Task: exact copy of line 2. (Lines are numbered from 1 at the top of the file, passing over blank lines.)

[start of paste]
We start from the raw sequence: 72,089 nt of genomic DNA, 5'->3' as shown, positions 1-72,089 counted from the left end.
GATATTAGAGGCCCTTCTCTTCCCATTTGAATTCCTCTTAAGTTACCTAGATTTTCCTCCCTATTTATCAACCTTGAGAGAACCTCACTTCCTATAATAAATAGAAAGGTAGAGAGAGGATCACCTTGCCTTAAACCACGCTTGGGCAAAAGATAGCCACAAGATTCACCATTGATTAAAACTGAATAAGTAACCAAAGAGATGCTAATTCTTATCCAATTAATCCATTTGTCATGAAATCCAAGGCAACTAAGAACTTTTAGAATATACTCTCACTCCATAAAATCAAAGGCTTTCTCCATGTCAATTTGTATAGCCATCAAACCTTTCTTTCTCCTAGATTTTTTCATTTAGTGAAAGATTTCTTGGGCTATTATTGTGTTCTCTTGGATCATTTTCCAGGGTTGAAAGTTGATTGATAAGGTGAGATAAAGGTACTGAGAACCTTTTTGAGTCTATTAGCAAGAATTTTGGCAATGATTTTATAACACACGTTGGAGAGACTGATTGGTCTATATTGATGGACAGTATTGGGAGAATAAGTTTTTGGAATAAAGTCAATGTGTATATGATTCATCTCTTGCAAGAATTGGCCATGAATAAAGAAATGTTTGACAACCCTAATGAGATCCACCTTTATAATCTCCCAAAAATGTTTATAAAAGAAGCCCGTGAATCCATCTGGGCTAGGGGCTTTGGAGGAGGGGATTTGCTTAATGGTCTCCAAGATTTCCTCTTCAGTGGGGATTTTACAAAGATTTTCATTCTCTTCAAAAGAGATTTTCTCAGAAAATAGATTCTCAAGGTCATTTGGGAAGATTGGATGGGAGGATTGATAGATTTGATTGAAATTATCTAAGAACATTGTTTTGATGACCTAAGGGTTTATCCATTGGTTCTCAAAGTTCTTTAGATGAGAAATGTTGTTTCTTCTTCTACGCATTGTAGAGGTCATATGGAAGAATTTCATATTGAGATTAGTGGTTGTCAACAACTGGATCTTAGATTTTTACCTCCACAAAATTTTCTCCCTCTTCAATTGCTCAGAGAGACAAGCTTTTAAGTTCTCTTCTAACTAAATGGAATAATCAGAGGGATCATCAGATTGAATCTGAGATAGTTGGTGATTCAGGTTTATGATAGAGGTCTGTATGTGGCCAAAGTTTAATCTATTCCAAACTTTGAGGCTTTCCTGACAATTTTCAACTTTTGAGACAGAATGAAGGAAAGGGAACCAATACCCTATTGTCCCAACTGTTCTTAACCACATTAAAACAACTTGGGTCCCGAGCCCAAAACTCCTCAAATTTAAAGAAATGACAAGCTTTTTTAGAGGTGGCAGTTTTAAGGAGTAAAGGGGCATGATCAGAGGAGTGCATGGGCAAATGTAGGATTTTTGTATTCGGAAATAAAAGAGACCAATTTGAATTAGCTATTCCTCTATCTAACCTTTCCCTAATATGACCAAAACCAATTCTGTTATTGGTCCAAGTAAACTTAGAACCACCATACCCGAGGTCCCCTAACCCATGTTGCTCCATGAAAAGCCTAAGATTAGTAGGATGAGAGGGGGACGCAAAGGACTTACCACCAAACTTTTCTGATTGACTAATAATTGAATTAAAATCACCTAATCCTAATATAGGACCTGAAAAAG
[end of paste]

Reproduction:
GATATTAGAGGCCCTTCTCTTCCCATTTGAATTCCTCTTAAGTTACCTAGATTTTCCTCCCTATTTATCAACCTTGAGAGAACCTCACTTCCTATAATAAATAGAAAGGTAGAGAGAGGATCACCTTGCCTTAAACCACGCTTGGGCAAAAGATAGCCACAAGATTCACCATTGATTAAAACTGAATAAGTAACCAAAGAGATGCTAATTCTTATCCAATTAATCCATTTGTCATGAAATCCAAGGCAACTAAGAACTTTTAGAATATACTCTCACTCCATAAAATCAAAGGCTTTCTCCATGTCAATTTGTATAGCCATCAAACCTTTCTTTCTCCTAGATTTTTTCATTTAGTGAAAGATTTCTTGGGCTATTATTGTGTTCTCTTGGATCATTTTCCAGGGTTGAAAGTTGATTGATAAGGTGAGATAAAGGTACTGAGAACCTTTTTGAGTCTATTAGCAAGAATTTTGGCAATGATTTTATAACACACGTTGGAGAGACTGATTGGTCTATATTGATGGACAGTATTGGGAGAATAAGTTTTTGGAATAAAGTCAATGTGTATATGATTCATCTCTTGCAAGAATTGGCCATGAATAAAGAAATGTTTGACAACCCTAATGAGATCCACCTTTATAATCTCCCAAAAATGTTTATAAAAGAAGCCCGTGAATCCATCTGGGCTAGGGGCTTTGGAGGAGGGGATTTGCTTAATGGTCTCCAAGATTTCCTCTTCAGTGGGGATTTTACAAAGATTTTCATTCTCTTCAAAAGAGATTTTCTCAGAAAATAGATTCTCAAGGTCATTTGGGAAGATTGGATGGGAGGATTGATAGATTTGATTGAAATTATCTAAGAACATTGTTTTGATGACCTAAGGGTTTATCCATTGGTTCTCAAAGTTCTTTAGATGAGAAATGTTGTTTCTTCTTCTACGCATTGTAGAGGTCATATGGAAGAATTTCATATTGAGATTAGTGGTTGTCAACAACTGGATCTTAGATTTTTACCTCCACAAAATTTTCTCCCTCTTCAATTGCTCAGAGAGACAAGCTTTTAAGTTCTCTTCTAACTAAATGGAATAATCAGAGGGATCATCAGATTGAATCTGAGATAGTTGGTGATTCAGGTTTATGATAGAGGTCTGTATGTGGCCAAAGTTTAATCTATTCCAAACTTTGAGGCTTTCCTGACAATTTTCAACTTTTGAGACAGAATGAAGGAAAGGGAACCAATACCCTATTGTCCCAACTGTTCTTAACCACATTAAAACAACTTGGGTCCCGAGCCCAAAACTCCTCAAATTTAAAGAAATGACAAGCTTTTTTAGAGGTGGCAGTTTTAAGGAGTAAAGGGGCATGATCAGAGGAGTGCATGGGCAAATGTAGGATTTTTGTATTCGGAAATAAAAGAGACCAATTTGAATTAGCTATTCCTCTATCTAACCTTTCCCTAATATGACCAAAACCAATTCTGTTATTGGTCCAAGTAAACTTAGAACCACCATACCCGAGGTCCCCTAACCCATGTTGCTCCATGAAAAGCCTAAGATTAGTAGGATGAGAGGGGGACGCAAAGGACTTACCACCAAACTTTTCTGATTGACTAATAATTGAATTAAAATCACCTAATCCTAATATAGGACCTGAAAAAG